The lesson: Silence is golden when responding to employee legal complaints or legal victories. Make clear to your leadership to avoid any negative reactions to—or comments about—employees who file legal, safety, or labor-law complaints.

“The law under Title VII and the Fair Labor Standards Act is that if you do something that has a chilling effect on a future employee,” then you could be liable for retaliation, said Lessig.


CASE 5: FMLA Isn’t an Automatic No-Termination Zone

Cerda v. Blue Cube Operations LLC (5th Cir., March 19, 2024): An employee filed suit after she was fired for failing to accurately record her extended lunch breaks. She claimed the firing interfered with her leave under the Family and Medical Leave Act (FMLA) that she was using during the breaks. The court sided with the company, saying the worker didn’t follow company policy on giving correct notice of needing FMLA leave, so the firing was legal.

The lesson: Even when employees are taking FMLA leave, your company policies can still be upheld and employees can be disciplined for not following them. Also, Lessig noted that “there is no bright line” of wording that employees need to use when requesting FMLA leave. Workers satisfy that notice by providing sufficient information to reasonably alert the employer of a request for time off for a serious condition.


CASE 6: Clarify How You’ll Use Biometric Data

Deyerler v. HireVue, Inc. (U.S. District Court for the Northern District of Illinois, Feb. 26, 2024): The court ruled that a hiring software’s AI-powered facial screening technology may violate Illinois’ biometric privacy law. The court said HireVue’s collection and use of biometric identifiers was not in compliance.

The lesson: This case underscores the legal challenges employers face with AI video interview technologies and biometric privacy laws.

“This raises important issues on what is ethical AI,” said Lessig. “The truth is, if we’re going to be transparent on what we’re doing, then perhaps there has to be a disclaimer about how we may—not necessarily will—use that information.”


CASE 7: Train Managers to Spot ‘Unspoken’ Accommodation Requests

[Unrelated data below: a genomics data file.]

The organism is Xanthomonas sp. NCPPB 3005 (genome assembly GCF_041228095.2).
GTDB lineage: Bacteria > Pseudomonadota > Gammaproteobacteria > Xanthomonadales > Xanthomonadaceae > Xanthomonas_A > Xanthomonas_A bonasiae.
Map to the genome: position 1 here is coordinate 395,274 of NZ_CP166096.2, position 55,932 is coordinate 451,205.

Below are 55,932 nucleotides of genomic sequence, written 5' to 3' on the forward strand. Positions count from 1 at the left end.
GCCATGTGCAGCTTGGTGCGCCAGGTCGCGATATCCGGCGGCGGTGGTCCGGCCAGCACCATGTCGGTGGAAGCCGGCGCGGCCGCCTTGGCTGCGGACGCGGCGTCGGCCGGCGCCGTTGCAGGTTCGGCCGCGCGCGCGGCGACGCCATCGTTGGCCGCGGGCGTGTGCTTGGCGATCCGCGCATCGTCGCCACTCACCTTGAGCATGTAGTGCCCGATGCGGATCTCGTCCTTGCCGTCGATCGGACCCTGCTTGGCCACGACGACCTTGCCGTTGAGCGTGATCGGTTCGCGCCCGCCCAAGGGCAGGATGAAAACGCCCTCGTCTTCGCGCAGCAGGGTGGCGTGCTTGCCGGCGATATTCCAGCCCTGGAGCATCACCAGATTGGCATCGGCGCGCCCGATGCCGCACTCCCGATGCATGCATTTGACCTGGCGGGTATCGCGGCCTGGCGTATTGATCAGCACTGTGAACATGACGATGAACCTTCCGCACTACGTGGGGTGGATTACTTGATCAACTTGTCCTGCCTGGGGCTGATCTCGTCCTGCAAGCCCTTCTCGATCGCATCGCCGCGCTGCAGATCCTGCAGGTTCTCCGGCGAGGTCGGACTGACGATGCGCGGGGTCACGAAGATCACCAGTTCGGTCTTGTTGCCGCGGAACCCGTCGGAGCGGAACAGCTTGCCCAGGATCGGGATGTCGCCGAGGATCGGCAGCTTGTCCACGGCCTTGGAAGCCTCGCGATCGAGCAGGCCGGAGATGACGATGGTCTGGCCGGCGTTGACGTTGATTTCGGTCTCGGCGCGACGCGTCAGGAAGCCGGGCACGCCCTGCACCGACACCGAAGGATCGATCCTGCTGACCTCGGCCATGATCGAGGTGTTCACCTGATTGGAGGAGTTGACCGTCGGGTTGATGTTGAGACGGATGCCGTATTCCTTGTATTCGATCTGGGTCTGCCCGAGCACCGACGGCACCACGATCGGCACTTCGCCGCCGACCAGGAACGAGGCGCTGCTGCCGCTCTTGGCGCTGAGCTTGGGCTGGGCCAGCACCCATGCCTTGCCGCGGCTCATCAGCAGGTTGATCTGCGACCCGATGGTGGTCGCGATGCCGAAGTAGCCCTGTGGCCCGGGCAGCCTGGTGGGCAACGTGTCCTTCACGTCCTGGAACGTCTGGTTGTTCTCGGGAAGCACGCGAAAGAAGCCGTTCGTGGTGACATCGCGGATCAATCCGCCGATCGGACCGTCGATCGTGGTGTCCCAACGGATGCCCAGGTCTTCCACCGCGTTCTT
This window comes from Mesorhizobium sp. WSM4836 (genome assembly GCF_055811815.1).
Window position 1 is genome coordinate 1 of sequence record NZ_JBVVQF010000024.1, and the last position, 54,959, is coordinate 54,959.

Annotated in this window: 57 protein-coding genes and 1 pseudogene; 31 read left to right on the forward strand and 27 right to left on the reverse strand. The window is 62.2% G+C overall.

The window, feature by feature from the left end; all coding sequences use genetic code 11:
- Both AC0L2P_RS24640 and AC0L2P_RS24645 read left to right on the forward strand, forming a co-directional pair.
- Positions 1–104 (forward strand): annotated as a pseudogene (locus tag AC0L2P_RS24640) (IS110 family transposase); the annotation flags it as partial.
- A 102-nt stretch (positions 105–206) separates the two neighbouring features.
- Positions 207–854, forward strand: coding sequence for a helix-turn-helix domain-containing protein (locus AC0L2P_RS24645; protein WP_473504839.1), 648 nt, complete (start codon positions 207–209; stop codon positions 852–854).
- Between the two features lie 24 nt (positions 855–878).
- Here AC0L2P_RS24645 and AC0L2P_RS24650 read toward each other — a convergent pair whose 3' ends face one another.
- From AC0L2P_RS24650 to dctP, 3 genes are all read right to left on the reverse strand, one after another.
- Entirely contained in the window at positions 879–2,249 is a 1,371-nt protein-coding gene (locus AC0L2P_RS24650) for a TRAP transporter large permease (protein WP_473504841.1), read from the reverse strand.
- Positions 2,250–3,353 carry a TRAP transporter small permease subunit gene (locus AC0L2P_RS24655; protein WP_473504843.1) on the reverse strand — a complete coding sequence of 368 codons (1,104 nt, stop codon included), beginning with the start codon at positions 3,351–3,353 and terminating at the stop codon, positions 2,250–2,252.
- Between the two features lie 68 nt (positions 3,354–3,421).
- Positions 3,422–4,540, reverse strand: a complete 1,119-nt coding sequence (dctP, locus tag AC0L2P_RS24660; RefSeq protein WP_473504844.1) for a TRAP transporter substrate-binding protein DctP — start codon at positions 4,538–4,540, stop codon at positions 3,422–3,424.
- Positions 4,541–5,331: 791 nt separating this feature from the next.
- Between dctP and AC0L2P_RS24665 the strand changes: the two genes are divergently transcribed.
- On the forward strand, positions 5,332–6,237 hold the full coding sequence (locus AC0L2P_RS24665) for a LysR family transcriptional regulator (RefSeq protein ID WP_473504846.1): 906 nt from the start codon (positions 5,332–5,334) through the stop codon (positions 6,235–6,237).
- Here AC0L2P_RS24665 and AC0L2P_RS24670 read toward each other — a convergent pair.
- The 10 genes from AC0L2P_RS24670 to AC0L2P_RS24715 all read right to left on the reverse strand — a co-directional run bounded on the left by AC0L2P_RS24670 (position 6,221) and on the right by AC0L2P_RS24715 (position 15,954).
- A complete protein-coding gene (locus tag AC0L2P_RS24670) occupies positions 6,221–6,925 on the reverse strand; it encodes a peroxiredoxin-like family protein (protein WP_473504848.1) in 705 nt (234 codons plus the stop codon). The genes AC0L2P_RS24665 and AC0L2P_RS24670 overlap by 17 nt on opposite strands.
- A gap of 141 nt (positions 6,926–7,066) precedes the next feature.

Yanick v. The Kroger Co. (6th Cir., April 29, 2024): A bakery worker returned after breast-cancer leave with her doctor’s OK to return to full duty. But she struggled with certain tasks and was demoted. She filed an ADA lawsuit, and the court sided with her, saying the employer should have inferred that her comments about her physical struggles amounted to a request for an ADA accommodation.

The lesson: As with the FMLA, employees don’t need to say any magic words to request an ADA accommodation. Make sure your managers know what may qualify and to elevate those subtle requests for accommodations up to HR.

“She was telling them she had some challenges. She doesn’t need to say the word ‘accommodation,’ ” said Lessig.


CASE 8: Don’t Take Shortcuts in Your Drug Testing

Fisher v. Airgas USA, Inc. (6th Cir., Jan. 31, 2024): An employee out on cancer leave used a product called “Free Hemp” for relief of treatment pain. The hemp was not prohibited under company policy. However, when he was chosen for a random drug test and failed, he was fired. He sued and won. The court said the company could not rely on the “honest belief” doctrine without adequately investigating that his use of the hemp could have caused a false positive.

The lesson: The company should have consulted with its drug-testing provider about the potential impact of hemp use on the test results before firing the employee.

“When you’re doing this testing—whether it’s random or otherwise—you’ve got to take the time to figure this stuff out,” said Lessig. “If an employee tells you something, you’ve got to communicate that [to the drug testing company].”

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What HR Needs to Know

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What HR Needs to Know:

Even before the U.S. Supreme Court closed out its 2023 term and announced decisions in major ca…